In Intel's latest 100 Series chipsets, the company promised an impressive increase in the connectivity of its mainstream platform. USB 3.0 support improved, and the aging PCI-E 2.0 lanes coming from the chipset were replaced by a large number of PCI-E 3.0 lanes. These improvements sounded great when Intel originally showed us the series, but now we have found out the chipset isn't capable of offering everything we expected.
Following The Trail Of Breadcrumbs
In the most feature-rich 100 series chipset, the Z170, Intel specified that the platform would provide 10 USB 3.0 ports, 6 SATA 3.0 connections and as many as 20 PCI-E 3.0 lanes. Intel also listed a new feature: HSIO lanes (High-Speed I/O lanes). Initially, we knew that the PCI-E 3.0 lanes and HSIO were related, with PCI-E 3.0 lanes essentially being leftover HSIO lanes. But we didn't know that the SATA, USB 3.0, and gigabit Internet connection ran through these HSIO lanes, too.
Every SATA and USB 3.0 connection or port consumes an entire HSIO lane, as does each PCI-E and gigabit LAN connection. When all the SATA, USB 3.0 ports and LAN are used, there are only nine HSIO lanes remaining, which means that at most, only nine PCI-E lanes can be configured. But if the chipset can't support the full number of PCI-E lanes, then why did Intel say it can?
Explaining The Magic
It turns out that the connectivity specs Intel reported on its 100 series chipsets are just the max supported connections. For example, Z170 supports as many as 10 USB 3.0 ports, and 6 HSIO lanes are permanently configured as 6 USB 3.0 connections. If an OEM wants more, they can configure an additional four USB 3.0 ports, but this will consume the four HSIO lanes typically allocated to PCI-E lanes one through four.
|Intel 100 Series Consumer Chipsets|
|CPU PCI-E 3.0 Config Support||1 x 162 x 81 x 8 + 2 x 4||1 x 16||1 x 16|
|I/O Port Flexibility||Yes||Yes||No|
|Maximum HSIO Lanes||26||22||14|
|Max Chipset PCI-E Support||20 PCI-E 3.0 Lanes||16 PCI-E 3.0 Lanes||6 PCI-E 2.0 Lanes|
|Max PCI-E Support WhenAll SATA/USB 3.0/ and GbE Used||9||7||5|
|USB Support (USB 3.0)||14 (10)||14 (8)||10 (4)|
|SATA 3.0 Ports||6||6||4|
Similarly, none of the SATA ports are configured by default and can be configured onto various HSIO lanes, but this too will reduce the number of PCI-E lanes available. Things get worse when you look at PCI-E storage devices, which consume four PCI-E lanes and can be configured only in one of three ways. A PCi-E storage device can be connected to HSIO lanes 15-18, 19-22, or 23-26; however, they cannot be connected to any other group of 4 HSIO lanes.
The first PCI-E Storage Device can be configured without much issue, but enabling a second PCI-E storage device will also knock out at least two SATA ports.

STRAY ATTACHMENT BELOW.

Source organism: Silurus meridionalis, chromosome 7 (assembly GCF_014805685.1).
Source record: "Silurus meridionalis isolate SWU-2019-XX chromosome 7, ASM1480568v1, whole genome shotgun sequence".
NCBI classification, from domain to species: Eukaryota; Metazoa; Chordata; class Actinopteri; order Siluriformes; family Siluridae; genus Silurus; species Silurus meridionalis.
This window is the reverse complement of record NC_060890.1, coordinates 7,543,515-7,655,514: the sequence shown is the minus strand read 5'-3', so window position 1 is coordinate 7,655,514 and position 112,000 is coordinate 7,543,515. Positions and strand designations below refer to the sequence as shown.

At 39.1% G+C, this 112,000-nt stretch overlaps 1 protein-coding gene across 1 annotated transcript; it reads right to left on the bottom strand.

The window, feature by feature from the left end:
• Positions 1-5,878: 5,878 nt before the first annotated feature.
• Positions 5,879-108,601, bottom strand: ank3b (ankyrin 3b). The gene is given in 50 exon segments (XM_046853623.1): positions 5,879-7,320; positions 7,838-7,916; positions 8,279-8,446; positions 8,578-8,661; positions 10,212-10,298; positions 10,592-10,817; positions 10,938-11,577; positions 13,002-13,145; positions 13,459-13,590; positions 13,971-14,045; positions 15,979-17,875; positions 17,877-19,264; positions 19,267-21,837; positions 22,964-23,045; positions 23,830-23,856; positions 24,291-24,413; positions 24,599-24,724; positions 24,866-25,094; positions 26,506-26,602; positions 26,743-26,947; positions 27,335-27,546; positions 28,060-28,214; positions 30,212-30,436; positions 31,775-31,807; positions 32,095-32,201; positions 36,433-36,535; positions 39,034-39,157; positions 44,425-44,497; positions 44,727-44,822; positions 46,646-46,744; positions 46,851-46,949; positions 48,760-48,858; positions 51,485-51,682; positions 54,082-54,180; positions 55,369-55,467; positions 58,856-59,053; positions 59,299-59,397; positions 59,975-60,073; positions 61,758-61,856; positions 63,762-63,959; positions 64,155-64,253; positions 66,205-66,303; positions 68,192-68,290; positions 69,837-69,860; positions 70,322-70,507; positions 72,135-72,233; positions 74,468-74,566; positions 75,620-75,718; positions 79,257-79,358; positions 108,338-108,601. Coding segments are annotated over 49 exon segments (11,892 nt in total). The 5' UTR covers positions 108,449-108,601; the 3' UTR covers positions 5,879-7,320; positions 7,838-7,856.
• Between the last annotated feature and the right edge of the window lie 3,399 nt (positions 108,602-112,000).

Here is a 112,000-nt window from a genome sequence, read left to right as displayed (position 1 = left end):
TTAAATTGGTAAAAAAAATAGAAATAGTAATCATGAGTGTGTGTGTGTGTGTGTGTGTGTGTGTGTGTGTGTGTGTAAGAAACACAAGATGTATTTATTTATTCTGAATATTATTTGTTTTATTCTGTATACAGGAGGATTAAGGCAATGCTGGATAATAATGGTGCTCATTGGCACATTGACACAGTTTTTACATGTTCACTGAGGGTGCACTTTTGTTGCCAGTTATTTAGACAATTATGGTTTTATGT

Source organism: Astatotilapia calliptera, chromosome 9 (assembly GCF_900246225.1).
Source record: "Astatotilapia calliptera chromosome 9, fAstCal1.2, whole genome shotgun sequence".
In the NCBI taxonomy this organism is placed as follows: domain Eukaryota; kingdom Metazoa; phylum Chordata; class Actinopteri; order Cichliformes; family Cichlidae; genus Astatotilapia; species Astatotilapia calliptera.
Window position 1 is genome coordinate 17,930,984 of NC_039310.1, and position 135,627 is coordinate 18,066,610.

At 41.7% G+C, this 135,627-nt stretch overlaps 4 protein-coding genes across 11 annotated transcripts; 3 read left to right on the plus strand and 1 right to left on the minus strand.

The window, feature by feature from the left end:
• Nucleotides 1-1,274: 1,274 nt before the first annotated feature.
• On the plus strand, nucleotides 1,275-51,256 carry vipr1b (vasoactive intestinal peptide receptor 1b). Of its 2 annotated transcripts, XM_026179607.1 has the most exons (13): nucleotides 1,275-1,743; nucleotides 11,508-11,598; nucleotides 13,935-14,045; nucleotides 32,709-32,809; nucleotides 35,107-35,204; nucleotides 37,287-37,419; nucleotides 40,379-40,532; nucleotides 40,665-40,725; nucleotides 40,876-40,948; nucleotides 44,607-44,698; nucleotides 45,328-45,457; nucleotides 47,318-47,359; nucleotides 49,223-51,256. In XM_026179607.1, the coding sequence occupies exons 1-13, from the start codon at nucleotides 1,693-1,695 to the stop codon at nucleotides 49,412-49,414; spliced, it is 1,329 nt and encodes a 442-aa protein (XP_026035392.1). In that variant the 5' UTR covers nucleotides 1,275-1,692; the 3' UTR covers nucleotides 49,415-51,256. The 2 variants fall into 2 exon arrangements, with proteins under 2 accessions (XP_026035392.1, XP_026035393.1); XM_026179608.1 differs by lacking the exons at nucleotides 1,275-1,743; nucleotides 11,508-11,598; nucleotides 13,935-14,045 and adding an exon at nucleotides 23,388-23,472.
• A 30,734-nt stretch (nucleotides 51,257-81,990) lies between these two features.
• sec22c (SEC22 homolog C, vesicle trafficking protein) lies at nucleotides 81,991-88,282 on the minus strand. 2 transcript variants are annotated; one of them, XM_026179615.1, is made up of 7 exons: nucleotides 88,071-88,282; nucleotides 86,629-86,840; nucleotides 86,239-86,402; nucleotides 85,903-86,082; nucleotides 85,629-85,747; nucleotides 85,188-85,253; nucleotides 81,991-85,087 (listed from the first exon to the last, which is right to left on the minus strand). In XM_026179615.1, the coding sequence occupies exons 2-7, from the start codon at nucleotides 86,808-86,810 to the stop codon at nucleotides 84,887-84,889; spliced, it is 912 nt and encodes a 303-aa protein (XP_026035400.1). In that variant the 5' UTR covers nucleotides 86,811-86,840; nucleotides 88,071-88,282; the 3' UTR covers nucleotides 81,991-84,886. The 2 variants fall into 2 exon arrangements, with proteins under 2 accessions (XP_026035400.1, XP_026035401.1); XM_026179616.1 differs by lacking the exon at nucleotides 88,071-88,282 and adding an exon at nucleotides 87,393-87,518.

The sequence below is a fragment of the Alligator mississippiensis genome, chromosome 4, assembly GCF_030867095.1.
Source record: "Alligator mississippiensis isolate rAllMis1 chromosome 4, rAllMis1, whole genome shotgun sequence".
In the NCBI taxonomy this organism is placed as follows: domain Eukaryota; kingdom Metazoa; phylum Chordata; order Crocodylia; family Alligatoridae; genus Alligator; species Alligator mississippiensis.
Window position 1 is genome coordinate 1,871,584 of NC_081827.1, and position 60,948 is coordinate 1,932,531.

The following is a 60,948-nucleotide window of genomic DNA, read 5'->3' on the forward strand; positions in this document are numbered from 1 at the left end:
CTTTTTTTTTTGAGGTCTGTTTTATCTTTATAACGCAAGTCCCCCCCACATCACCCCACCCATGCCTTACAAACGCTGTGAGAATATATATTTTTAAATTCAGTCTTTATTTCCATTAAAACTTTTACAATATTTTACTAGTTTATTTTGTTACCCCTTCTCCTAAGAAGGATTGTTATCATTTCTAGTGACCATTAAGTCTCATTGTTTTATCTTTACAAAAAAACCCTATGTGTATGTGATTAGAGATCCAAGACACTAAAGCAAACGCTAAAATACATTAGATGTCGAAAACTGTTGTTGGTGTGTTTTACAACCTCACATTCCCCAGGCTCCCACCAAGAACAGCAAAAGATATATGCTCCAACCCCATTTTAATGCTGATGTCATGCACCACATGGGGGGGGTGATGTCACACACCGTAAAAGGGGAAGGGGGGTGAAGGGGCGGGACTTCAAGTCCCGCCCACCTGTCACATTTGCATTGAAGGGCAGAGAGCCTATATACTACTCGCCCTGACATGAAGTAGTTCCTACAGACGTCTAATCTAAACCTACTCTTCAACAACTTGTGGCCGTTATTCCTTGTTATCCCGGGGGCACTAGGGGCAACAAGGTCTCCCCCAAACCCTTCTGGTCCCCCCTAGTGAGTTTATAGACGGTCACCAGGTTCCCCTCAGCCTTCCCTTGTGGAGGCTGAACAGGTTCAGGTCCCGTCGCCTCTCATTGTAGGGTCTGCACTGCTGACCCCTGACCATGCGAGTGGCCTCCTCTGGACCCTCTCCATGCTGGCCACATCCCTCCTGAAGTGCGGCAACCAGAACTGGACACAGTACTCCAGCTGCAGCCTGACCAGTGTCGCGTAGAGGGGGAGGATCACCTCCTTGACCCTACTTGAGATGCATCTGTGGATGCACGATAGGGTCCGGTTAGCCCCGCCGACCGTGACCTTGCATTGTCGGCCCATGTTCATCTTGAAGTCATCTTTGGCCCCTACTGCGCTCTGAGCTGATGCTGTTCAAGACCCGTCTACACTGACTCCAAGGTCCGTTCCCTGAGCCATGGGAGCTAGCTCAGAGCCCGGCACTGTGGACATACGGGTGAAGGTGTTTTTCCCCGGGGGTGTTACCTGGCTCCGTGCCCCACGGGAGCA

On the PCI-E side of things, although PCI-E 3.0 provides significantly more bandwidth than the older PCI-E 2.0 standard, Intel has limited the use of these lanes to either x1, x2, or x4 configurations. This is likely to compensate for the very limited DMI 3.0 connection running between the CPU and the PCH, which is only capable of roughly 4 GB/s of bi-directional bandwidth. That is the same bandwidth that four PCI-E 3.0 lanes would have, and as such, the PCH isn't capable of feeding devices running at more than a PCI-E 3.0 x4 connection.
|Intel 100 Series Business Chipsets|
|Maximum HSIO Lanes||26||20||18|
|USB Support (USB 3.0)||14 (10)||14 (8)||12 (6)|
|SATA 3.0 Ports||6||6||6|
|Chipset PCI-E Lanes||20 PCI-E 3.0||10 PCI-E 3.0||8 PCI-E 3.0|
|Max PCI-E Support WhenAll SATA/USB 3.0/ and GbE Used||9||5||5|
We asked Intel if this limited bandwidth would negatively impact performance on the platform, and an Intel representative told us that it is unlikely that a sufficient number of devices connected to the PCH would be in use at the same time to saturate the connection.
Are We In The Oven Or Eating The House Made Of Candy?
To be fair, Intel created the HSIO system in an attempt to give OEMs broader control when configuring their motherboards, and the company has succeeded in that goal. However, the problem with this setup is that it gives users the impression that the chipset is capable of much more than it actually is, and that may disappoint some customers.
OEMs could take advantage of third-party controllers in order to partially overcome these issues, adding more SATA or USB 3.0 ports, but that will raise the overall cost of the motherboards and will result in less performance because of the limited bandwidth. In the end, users are getting less in these chipsets than we originally expected, but with plenty of USB and SATA ports available, it is hard to say how big of a problem this will be. Are we getting less than we paid for, or are we still in for a sweet experience?
Update, 9/30/15, 4:30pm PT: Clarified the way in which PCI-E storage devices are configured.